早稲田大学 国際教養学部 AO入試 志望理由書 提出例(森田 典正 教授参考)
Dear Admission Office,
First of all I would like to thank for the opportunity, and in this letter please allow me to explain my interest in applying for School of International Liberal Studies at Waseda University, hoping to pursue a major in International Culture and Film Studies later in my academic years. I would be more than grateful if you could kindly give it a read and grant me an admission. During the in-person interview, I would also be delighted to expand more on my area of studies and what I can achieve with liberal studies curriculum and study abroad program.
Every generation has a film they grow up with. Do you agree that film can be a powerful educational tool, for everyone but especially for children from deprived backgrounds? So how can we place it at the heart of young people’s learning experiences and cultural studies? If you watch any movies, you would easily notice how much films have evolved during your lifetime. Over the past few decades, film technology has made major advancements, astonishing if we just compare the original “King Kong,” made in 1933, to the recent remake made in 2005. A product of 19th century scientific endeavour, it has, over the past century, become an industry employing many thousands of people and a medium of mass entertainment and communication.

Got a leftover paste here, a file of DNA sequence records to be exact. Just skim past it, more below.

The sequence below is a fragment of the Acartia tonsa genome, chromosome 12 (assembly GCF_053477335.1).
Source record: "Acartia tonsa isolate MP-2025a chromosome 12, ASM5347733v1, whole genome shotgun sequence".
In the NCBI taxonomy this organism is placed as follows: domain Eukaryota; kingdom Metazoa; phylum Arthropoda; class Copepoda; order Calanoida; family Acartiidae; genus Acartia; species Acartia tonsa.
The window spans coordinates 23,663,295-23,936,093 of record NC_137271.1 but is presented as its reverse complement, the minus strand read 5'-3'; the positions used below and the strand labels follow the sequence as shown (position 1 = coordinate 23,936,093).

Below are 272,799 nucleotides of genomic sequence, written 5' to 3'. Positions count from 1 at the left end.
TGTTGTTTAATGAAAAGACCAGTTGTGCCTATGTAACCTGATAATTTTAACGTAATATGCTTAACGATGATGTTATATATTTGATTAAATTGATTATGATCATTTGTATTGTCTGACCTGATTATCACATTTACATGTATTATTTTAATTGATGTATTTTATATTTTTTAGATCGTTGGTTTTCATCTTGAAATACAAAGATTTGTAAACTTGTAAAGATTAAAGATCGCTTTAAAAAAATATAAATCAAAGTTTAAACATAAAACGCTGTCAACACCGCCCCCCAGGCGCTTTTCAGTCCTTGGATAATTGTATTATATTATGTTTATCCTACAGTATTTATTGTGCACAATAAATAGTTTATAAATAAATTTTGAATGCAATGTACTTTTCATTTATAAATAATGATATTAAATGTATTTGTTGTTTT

In film history, no single person invented cinema. However, it started when in 1891 the Edison Company in the USA successfully demonstrated a prototype of the Kinetoscope, which enabled one person at a time to view moving pictures. At first, films were very short, shown at fairgrounds and music halls or anywhere a screen could be set up. By 1914, several national film industries were established, and Europe, Russia and Scandinavia were as important as America. Films became longer, storytelling or narrative over time, became the dominant form of entertainment. By the early 1930s, nearly all feature-length movies were presented with synchronised sound and, by the mid-1930s, some were in full colour too. Film competed with Television over a decade, then in the past 20 years, film production has been profoundly altered by the impact of digital technology.
Generation X, Baby Boomers, Digital Native and all, each generation has a few films that defined their youth and success in life. In other words, films can shape the way we’re making sense of the world we’re living in right now — regardless of the period they’re set in. For this reason, understanding the history of films gives a perspective on why people of different generations view the world and communicate the way they do. Some people may be indifferent to this area, but I feel passionate about gaining broad knowledge in international culture and social studies from diverse perspectives. And in order for me to attain high-level education and equip myself with what is needed to survive the next decades of globalization and competition, and locate professional opportunity, it is extremely important for me to study various international studies among like-minded students at Waseda where liberal studies is offered. Thank you very much for reading and I am very much looking forward to hearing good news.